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Pistons slump in second half, fall to Magic

Vincent Goodwill Jr.
The Detroit News

Auburn Hills — The sparse Palace crowd has seen this movie before, so much so the fans began exiting the building with the Pistons trailing by eight with three minutes left in the fourth quarter.

They'd seen enough, especially against a young Orlando Magic team that moved the ball around with ease, taking advantage of a Pistons team that didn't show many of the few positive attributes they established on their four-game road trip.

Stan Van Gundy's first game against his former franchise certainly wasn't a memorable one, as the Pistons couldn't keep up with the Magic in the second half, falling 107-93 for their fifth loss in six games.

After 11 games, one has to wonder what kind of positive effect Van Gundy is having on his team so far. Their 41-point second half was witnessed by Pistons owner Tom Gores, who arrived right before game time.

Afterward, the words "fight or flight?" were written on a board in the Pistons locker room, along with the phrase "together or apart?" underlined for all to see.

In what came as a surprise, Van Gundy publicly acknowledged he made a tactical mistake, when he pulled Andre Drummond for Caron Butler with four minutes to go and the Pistons down eight.

"I made some questionable substitutions and stuff down the stretch," the coach said. "Andre played really well; I should've left him in the game in the end. Big mistake there."

Usually, Van Gundy declines to go into detail about what mistakes were made, be it from his end or player screw-ups, but he felt the need to fall on the sword for Drummond, when he wanted Greg Monroe on the floor as an offensive hub.

"In retrospect, Andre was playing the best of the three of them, and should've stayed in the game," Van Gundy said. "It was a mistake on my part. There's no two ways about it, you have to own up to your responsibility."

Drummond's productivity was better than Monroe or Smith, but it wouldn't take a monster night to win that medal. After two early field goals, Monroe went quiet and Smith made just three of seven shots, and didn't grab a rebound in 30 minutes (ninth time in his career), scoring seven points and adding five assists.

"Just trying to do my part as far as getting out on the elbow and, hopefully, I get long rebounds," said Smith, who had to defend Tobias Harris on the perimeter. "It wasn't possible because they made shots, pretty much all night."

Drummond had 12 points, 10 rebounds and three blocked shots, and his three-point play pulled the Pistons to within one, 88-87, with eight minutes left. But they went 2-for-13 the rest of the way, again squandering a winnable game.

"When we don't get our inside game going, we struggle, we really do," Van Gundy said. "Our inside game never really got going. That's an area where we thought we could do some damage but we didn't."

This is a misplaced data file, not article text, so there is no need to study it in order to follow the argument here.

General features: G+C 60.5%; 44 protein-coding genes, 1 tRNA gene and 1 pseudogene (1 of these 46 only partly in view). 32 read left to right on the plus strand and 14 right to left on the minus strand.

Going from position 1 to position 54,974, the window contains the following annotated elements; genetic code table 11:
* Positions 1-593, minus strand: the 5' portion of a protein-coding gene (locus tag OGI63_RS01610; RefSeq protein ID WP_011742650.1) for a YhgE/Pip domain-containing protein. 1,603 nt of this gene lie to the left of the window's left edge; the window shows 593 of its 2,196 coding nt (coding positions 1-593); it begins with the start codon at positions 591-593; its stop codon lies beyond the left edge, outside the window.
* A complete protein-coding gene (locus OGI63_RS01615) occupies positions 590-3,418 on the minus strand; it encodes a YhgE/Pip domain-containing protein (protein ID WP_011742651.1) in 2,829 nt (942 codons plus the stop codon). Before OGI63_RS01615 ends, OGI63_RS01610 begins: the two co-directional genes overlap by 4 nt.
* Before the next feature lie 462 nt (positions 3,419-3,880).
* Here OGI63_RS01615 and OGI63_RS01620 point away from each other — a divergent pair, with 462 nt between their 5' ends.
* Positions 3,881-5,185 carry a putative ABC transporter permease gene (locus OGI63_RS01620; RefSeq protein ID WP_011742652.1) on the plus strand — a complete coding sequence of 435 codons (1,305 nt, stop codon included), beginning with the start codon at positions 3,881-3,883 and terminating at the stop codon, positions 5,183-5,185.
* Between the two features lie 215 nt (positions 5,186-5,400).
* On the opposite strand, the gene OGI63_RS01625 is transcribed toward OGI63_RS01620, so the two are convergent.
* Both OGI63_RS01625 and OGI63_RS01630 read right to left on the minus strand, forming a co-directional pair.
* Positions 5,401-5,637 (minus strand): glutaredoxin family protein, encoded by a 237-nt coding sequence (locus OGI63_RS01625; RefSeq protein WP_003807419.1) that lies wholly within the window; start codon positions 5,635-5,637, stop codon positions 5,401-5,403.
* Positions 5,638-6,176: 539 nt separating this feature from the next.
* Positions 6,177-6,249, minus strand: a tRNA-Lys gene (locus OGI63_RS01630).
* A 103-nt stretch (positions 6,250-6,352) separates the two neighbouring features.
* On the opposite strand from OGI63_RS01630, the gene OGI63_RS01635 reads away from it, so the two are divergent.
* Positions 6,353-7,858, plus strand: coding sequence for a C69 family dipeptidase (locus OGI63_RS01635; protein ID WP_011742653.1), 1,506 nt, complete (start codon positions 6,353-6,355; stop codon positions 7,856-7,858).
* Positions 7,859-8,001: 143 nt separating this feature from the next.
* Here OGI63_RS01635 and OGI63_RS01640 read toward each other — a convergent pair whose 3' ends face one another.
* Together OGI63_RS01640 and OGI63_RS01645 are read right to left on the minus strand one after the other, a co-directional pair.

The Pistons offense was again disjointed, despite hot spurts from Brandon Jennings and Butler. Jennings scored 12 in the first quarter, including hitting a corner triple while being fouled by rookie Elfrid Payton, and finished with 18 points.

The Pistons jumped out to an early lead, but it was clear they had no rhythm, shooting just 40 percent for the game. Smith and Monroe struggled against a frontline they had a perceived advantage against, particularly Monroe against Channing Frye.

Butler got cooking in the third quarter, after the Pistons were outscored 21-11 to start the half. He scored 13 on 4-of-5 shooting, but it was clear the Pistons couldn't live on a steady diet of solo acts while the Magic acted like an in-rhythm quintet, moving within the flow of the offense.

All Five Magic starters scored in double figures, with all 11 participants making a contribution in the scoring column. Before the game, Van Gundy said he feared the Magic's 3-point shooting, and it was for good reason as the Magic carved up the Pistons' defense like an early Thanksgiving turkey.

"They shot the ball well," Van Gundy said. "We didn't defend. They had us spread out."

The Magic had 33 assists on 41 field goals while shooting 52 percent, with the Pistons scrambling around the perimeter to cover the dangerous shooters. It was to no avail, especially against the forward duo of Harris and Frye, who combined to make seven of 12 3-pointers.

The Magic made 13 long balls, buoyed by the inside presence of Nikola Vucevic, the young Magic center who's finding his way after signing a big-money contract extension before the season.

He bullied and finessed his way to 25 points and 14 rebounds, while Monroe, Drummond and Smith couldn't find much productivity — leading to another fourth-quarter defeat, with no clear answers afterward.